Five key things to watch in markets this week


As confronting as Russia’s full-scale invasion of Ukraine was, US stockmarkets recovered from heavy mid-week losses to close the week higher as investors stepped in to buy the dip.

Over the past few weeks, solid domestic corporate earnings have insulated the ASX200 from European geopolitical tensions.

However, Russia’s invasion of Ukraine prompted the local bourse to capitulate, and it finished the week down 3.1 per cent at 6998.

Here are the top five things to watch in markets this week:

1. What does the expanded Russian invasion of Ukraine and new sanctions mean for markets?

The humanitarian cost of the war is the prime consideration and movements in markets seem inconsequential, but traders will continue to assess what Russia’s expanded invasion of Ukraine and sanctions means for ECB policy, the energy and commodity crisis and what risk premia should be attached to European assets.

2. RBA meeting

At its second meeting for the year on Tuesday afternoon, the RBA will leave monetary policy on hold and note that while wages growth has picked up, further increases are needed to push the inflation rate sustainably with the RBA’s 2 to 3 per cent target band.

Events in Europe last week have prompted the interest rate market to push back expectations of the RBA’s first rate hike from June until July.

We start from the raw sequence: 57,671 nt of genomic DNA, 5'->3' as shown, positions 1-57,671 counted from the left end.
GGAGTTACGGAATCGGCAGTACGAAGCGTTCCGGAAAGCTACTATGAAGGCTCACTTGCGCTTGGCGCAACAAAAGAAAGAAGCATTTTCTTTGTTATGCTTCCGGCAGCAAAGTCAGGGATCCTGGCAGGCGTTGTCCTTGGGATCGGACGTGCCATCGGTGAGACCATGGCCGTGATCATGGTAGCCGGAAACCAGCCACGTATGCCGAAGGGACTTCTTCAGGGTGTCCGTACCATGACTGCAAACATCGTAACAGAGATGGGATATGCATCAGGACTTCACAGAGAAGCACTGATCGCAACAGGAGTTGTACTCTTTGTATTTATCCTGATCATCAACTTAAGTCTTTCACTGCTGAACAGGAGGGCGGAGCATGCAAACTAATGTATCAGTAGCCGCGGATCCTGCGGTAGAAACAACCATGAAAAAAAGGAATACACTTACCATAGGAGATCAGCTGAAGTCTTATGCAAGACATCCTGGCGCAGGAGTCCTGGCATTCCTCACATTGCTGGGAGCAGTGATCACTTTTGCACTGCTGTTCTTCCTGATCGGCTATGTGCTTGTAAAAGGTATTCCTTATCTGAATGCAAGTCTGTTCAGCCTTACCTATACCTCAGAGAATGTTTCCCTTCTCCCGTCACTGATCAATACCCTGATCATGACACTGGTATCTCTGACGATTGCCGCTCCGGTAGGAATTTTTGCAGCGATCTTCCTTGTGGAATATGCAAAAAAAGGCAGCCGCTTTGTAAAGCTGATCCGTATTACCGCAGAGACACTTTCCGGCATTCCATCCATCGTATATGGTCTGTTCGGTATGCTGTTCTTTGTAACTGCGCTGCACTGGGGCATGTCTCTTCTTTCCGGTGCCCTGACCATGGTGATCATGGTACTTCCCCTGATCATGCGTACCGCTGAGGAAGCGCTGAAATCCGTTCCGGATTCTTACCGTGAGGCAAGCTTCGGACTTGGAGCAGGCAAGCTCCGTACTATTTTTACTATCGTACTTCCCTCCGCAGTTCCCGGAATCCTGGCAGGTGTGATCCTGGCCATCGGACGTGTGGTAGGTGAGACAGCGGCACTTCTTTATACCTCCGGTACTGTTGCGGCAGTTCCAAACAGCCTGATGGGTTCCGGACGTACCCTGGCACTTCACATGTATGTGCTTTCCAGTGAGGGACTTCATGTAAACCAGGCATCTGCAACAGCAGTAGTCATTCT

3. Fourth-quarter Australian GDP

Following a 1.9 per cent quarterly fall in the Delta-affected September quarter, December quarter GDP is expected to rebound by 2.9 per cent quarterly or 3.5 per cent annually.

The gains will be driven by robust consumer spending and strength in public spending.

4. Will the Bank of Canada raise interest rates?

The Bank of Canada is expected to raise interest rates from 0.25 per cent to 0.50 per cent this week in response to high inflation, which is at its highest rate since September 1991, along with a pickup in growth.

5. US jobs data

There are about seven million unemployed Americans, and there are approximately 11 million unfilled jobs.

This imbalance is expected to see payrolls rise by another 4,500,000 jobs in February and the unemployment rate fall to 3.9 per cent.

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